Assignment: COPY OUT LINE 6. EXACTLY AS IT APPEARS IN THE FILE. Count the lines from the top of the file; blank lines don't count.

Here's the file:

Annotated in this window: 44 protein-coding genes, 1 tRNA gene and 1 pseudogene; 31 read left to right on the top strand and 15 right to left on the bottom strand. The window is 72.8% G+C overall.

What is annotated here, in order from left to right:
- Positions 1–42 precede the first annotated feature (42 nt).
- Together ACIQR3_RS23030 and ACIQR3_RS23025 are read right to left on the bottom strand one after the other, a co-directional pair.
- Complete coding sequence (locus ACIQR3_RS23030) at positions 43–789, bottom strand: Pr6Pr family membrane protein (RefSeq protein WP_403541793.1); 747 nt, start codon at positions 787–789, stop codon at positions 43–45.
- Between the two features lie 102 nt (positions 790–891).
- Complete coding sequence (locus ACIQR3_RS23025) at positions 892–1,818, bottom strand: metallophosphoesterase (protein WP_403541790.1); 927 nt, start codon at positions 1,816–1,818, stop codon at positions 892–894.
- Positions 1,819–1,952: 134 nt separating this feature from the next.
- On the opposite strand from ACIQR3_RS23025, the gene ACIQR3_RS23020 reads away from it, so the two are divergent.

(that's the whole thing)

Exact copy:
- Between the two features lie 102 nt (positions 790–891).